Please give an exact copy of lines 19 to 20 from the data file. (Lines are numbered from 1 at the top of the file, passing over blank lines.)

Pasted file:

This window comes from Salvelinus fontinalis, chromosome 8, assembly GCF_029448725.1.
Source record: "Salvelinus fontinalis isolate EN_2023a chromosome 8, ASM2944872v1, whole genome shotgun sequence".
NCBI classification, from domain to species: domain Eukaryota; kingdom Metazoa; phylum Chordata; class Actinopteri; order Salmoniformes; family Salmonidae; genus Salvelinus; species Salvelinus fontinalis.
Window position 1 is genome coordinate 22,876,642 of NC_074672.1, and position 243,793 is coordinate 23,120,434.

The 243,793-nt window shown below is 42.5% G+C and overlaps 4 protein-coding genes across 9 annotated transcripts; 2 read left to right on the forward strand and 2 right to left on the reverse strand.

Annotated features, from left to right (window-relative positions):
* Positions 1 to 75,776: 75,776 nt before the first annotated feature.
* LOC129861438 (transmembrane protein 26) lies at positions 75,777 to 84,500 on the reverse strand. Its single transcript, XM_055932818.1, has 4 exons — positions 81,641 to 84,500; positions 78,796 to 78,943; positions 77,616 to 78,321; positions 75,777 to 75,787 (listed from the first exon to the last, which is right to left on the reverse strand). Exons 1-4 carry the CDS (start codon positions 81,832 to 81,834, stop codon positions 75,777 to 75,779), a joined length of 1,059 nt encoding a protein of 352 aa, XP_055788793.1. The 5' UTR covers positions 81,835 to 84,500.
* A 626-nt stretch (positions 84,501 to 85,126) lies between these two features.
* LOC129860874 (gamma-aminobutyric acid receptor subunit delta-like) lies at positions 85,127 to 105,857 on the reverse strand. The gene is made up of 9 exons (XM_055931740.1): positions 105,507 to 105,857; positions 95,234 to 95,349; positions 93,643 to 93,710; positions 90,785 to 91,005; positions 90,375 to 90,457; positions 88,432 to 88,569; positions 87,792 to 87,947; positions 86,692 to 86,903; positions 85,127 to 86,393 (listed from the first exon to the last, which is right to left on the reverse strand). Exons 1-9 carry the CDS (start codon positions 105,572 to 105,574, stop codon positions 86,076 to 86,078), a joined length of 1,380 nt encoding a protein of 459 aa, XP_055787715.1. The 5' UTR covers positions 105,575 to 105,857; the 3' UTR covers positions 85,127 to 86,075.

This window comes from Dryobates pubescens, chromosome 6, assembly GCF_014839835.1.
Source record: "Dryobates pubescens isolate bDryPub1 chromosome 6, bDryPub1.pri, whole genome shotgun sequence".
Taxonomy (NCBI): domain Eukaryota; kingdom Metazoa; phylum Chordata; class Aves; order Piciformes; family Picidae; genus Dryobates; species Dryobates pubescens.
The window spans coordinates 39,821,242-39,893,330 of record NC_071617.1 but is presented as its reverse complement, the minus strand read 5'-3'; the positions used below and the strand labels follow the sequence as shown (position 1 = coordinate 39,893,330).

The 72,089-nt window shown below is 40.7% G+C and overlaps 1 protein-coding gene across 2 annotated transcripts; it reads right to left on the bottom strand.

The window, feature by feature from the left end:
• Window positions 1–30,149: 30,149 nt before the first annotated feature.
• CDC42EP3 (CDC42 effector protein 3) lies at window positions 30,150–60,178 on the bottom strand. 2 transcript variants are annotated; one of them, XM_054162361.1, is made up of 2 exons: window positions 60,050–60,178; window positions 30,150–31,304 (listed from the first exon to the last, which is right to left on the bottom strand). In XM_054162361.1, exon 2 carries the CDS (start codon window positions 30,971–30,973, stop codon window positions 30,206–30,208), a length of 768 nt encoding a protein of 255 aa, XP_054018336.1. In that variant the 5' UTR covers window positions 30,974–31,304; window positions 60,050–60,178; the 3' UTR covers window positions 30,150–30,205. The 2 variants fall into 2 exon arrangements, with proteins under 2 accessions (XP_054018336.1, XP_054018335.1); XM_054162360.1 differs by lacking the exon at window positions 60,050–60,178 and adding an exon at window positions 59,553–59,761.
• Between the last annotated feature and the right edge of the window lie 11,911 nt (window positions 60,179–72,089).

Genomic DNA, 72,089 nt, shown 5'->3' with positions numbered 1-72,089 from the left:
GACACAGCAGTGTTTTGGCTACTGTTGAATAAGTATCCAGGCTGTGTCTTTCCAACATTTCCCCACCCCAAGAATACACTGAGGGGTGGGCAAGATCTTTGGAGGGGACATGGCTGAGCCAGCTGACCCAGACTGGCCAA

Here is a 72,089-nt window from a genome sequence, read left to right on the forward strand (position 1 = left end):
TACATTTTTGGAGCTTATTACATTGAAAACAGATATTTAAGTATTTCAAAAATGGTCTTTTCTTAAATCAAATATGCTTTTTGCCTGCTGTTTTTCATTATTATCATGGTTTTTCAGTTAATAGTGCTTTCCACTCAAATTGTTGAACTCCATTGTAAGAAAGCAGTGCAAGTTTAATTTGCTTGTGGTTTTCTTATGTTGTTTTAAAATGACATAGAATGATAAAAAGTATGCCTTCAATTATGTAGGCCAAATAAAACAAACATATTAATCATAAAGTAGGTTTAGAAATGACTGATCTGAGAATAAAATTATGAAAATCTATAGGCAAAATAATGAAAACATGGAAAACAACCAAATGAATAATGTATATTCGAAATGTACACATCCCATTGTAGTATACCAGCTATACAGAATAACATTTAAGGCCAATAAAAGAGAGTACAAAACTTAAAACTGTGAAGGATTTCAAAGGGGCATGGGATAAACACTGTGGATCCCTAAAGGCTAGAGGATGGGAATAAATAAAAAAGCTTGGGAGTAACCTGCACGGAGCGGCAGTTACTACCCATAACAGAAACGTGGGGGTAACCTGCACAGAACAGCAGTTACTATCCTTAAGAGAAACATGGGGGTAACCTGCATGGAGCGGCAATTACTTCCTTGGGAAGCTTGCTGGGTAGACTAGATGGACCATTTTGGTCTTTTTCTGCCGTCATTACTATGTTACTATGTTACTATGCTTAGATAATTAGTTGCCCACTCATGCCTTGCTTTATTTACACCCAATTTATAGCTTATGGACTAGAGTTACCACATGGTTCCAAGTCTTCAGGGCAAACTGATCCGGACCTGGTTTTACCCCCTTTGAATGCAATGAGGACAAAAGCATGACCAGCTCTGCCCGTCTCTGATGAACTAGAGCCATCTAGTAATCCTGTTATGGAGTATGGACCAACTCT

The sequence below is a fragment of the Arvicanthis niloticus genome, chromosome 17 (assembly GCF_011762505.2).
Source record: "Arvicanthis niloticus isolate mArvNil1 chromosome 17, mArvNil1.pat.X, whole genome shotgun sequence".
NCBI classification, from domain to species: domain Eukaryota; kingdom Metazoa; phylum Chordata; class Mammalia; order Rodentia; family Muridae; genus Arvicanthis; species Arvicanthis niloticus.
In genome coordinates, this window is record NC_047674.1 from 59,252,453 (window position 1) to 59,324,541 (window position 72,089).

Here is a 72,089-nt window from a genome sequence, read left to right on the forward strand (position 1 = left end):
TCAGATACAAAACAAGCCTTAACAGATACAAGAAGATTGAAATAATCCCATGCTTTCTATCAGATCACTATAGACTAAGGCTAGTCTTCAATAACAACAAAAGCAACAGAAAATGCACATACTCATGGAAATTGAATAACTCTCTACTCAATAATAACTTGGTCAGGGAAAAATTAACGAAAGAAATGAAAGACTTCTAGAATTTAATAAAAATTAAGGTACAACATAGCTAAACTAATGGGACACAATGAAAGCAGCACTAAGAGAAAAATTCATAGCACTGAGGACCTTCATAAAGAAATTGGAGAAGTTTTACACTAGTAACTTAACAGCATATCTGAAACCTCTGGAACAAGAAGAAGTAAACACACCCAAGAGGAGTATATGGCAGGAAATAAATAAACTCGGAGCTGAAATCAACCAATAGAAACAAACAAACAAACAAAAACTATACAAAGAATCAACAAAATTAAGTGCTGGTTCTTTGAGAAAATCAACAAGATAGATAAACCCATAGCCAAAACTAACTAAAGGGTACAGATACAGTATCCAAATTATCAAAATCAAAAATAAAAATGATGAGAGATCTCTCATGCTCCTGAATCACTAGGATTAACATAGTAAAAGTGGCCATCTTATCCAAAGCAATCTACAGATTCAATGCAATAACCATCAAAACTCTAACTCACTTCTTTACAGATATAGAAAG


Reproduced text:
• Between the last annotated feature and the right edge of the window lie 11,911 nt (window positions 60,179–72,089).

Genomic DNA, 72,089 nt, shown 5'->3' with positions numbered 1-72,089 from the left: